Telework – using tools tested in Online Learning

by Leo Gaggl, 1 comment

To celebrate and reflect upon National Telework Week I thought it would be appropriate to share how the tools we have been using & perfecting for learning can be used in a Telework environment.

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Once upon a time a teleworker would have their head tilted to squash their phone against their shoulder while juggling typing and shuffling papers while they tried to explain a concept or have a discussion with a team member in the office. Work was couriered, emailed or uploaded at one end – and then there was a delay while the other person accessed it and checked it over or reviewed it. This method of working was a little clunky but could also make the teleworker feel disconnected from their company and work-peers.

Shared spaces like virtual private networks, online office suites and other collaborative spaces have changed all of this. They allow us to work on the same documents and projects at the same time. There is no delay in getting the information from one team member to another. Messaging and communication tools clearly show who is available and when.

Audio-visual tools such as video conferencing allow us to talk face-to-face to as well as giving us the power to look at the same screen while working through an idea or concept. Collaboration tools also offer us virtual whiteboards we can use for brainstorming or to scribble a diagram or graph while we are talking to help convey our thoughts and ideas. These real time interactions give teleworkers more opportunity to be involved in decision making and discussions about the project or business.

In my work supporting Online Learning we have been using these technologies for some years. And there are some that do a brilliant job. Lot’s of them are at a low cost (some free) due to the economies of scale with web-based tools. Here are some slides from a recent workshop on the use of online collaboration tools which discusses relevant tools (note: this is just a small number of examples – not an exhaustive list).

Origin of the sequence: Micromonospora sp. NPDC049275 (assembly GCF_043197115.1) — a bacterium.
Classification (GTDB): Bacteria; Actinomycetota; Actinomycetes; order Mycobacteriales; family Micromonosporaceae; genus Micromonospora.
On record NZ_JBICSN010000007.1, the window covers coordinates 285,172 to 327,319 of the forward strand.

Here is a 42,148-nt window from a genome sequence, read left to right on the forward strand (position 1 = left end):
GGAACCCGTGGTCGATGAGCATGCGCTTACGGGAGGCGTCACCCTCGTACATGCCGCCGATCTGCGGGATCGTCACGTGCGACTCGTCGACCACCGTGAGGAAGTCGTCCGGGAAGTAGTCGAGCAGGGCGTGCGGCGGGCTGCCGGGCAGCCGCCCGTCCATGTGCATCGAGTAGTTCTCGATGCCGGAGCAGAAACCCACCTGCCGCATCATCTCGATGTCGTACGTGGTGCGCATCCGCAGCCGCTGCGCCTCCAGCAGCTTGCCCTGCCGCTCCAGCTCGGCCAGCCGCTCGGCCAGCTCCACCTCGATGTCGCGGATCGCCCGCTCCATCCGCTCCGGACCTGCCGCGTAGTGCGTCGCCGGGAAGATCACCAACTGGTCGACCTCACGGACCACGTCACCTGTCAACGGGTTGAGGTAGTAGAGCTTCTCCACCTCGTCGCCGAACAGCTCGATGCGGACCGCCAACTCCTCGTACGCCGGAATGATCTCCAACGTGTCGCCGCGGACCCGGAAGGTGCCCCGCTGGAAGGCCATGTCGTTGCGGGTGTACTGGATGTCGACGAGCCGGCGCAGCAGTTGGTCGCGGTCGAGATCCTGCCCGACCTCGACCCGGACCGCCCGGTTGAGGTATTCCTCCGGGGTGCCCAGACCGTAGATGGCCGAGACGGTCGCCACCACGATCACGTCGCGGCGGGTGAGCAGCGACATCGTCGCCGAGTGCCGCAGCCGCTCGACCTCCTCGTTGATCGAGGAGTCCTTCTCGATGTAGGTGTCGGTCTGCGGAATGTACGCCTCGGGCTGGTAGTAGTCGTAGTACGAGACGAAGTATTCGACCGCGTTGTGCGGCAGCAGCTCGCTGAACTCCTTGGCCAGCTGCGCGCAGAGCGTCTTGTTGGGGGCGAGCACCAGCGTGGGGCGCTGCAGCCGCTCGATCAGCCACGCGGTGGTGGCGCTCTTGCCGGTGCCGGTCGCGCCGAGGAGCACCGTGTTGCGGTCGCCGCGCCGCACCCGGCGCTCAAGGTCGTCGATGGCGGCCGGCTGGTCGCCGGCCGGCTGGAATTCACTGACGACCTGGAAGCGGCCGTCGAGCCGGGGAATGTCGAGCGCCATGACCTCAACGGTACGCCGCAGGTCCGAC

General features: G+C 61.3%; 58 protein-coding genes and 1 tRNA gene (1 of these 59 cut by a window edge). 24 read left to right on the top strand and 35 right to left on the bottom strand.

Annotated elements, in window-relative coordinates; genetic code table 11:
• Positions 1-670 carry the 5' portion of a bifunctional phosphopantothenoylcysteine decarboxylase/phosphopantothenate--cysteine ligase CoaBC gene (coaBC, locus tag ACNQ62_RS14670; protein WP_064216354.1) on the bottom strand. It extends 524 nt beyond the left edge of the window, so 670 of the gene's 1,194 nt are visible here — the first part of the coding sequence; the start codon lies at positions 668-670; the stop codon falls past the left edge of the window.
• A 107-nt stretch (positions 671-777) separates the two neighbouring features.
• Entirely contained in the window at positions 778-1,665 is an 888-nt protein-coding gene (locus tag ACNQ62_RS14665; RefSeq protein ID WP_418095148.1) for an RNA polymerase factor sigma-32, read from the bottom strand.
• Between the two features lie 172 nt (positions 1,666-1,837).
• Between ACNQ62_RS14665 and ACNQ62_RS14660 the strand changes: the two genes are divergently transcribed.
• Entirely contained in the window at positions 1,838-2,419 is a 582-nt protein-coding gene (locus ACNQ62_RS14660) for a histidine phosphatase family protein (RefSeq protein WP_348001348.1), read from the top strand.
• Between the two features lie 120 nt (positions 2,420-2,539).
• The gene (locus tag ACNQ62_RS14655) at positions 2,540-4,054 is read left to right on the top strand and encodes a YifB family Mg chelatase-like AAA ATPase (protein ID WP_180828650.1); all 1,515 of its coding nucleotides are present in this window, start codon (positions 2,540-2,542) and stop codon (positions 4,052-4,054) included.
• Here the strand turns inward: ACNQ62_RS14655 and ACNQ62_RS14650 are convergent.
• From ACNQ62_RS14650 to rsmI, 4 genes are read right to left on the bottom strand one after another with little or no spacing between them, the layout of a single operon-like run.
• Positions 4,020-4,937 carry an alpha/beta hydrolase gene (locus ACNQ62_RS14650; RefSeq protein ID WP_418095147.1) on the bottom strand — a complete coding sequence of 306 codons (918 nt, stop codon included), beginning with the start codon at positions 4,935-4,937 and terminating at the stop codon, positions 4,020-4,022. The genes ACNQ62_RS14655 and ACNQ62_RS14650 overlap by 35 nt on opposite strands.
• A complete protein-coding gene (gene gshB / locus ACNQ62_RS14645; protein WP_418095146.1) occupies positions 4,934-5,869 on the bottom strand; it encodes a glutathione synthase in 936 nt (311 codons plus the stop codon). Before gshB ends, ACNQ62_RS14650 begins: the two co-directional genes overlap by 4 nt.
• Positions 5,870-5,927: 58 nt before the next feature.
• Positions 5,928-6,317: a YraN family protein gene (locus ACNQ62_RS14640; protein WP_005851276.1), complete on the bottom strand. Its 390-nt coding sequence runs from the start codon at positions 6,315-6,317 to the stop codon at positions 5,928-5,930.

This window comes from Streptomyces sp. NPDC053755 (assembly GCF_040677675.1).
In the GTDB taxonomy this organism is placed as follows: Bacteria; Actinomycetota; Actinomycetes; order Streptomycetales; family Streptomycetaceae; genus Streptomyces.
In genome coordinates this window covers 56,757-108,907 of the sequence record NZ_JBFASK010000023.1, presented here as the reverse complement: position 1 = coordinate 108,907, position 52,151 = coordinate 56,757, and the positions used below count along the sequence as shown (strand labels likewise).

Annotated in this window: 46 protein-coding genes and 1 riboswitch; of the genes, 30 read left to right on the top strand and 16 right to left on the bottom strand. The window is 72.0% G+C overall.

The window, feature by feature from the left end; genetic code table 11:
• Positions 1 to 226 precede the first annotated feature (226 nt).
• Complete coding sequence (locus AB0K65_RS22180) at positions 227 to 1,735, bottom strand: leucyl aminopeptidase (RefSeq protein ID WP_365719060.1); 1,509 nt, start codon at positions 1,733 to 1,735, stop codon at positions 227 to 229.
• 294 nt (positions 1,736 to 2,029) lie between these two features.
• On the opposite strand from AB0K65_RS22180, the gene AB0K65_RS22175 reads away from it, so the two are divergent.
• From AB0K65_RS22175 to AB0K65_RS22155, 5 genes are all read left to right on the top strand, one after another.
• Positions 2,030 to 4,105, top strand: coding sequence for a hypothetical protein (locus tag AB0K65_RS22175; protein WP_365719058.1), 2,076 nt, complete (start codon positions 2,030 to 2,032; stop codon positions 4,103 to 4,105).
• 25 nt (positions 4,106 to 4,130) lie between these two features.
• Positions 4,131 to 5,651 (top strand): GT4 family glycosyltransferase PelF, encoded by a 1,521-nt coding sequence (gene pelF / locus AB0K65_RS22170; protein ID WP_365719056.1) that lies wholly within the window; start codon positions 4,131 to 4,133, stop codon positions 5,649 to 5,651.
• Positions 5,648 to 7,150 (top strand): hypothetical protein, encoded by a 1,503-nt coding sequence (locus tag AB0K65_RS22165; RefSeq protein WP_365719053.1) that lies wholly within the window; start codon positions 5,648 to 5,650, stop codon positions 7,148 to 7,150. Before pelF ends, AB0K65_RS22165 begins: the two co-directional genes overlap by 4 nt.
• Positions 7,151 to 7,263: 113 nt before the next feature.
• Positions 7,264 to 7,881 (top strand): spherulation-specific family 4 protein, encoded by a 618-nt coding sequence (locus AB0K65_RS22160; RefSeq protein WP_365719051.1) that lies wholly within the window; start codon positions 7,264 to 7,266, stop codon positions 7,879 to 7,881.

A challenge for teleworkers has always been the potential to feel isolated and miss out on social opportunities. The same tools that can be used for collaboration and to improve team work can often be used to set up social spaces to build a sense of community within an organisation – whether it is to facilitate real time chats, share stories or be a little silly. This sense of community can help to build relationships and trust and improve the life/work balance of our staff.

As a final thought, as well as being more efficient – people who were unable to telework in the past can now do so. Educators who once had to work on-site now have the option to teach using online tools and flip classrooms. Combined with better Internet connectivity this should allow some skilled teachers in regions where they had trouble to find work to teach and facilitate online. Now we are back to learning and education…

Let’s all hope that in future we will not need National Telework Week!

PS: We are currently in the process of comparing 15+ Online Video Tools for Online Learning (and probably for Telework) – so stay tuned for this. If you want to subscribe to our Newsletter via this site’s front page ( you can receive this update when it will be released.



Since I try to practice what I preach – this blog entry is coming to you from my home office ! 🙂

Additional note from Cat: Being based in our Perth Brightcookie office doesn’t mean that I feel isolated from the Adelaide team – far from it! I hear the phone ring in the Adelaide office and can even answer it and transfer it. I can see who is online, busy, or out to lunch. I use G-Talk to send a message or ask a question, just as I would by popping my head into their office. Team meetings are conducted via Skype over a cup of coffee. Folders and files are shared and when I’m stuck, I can even share my desktop. In many ways it’s just like being in the Adelaide office – so much so that sometimes the Adelaide team forgets that there is a significant time difference in summer!

Image at the top courtesy of (

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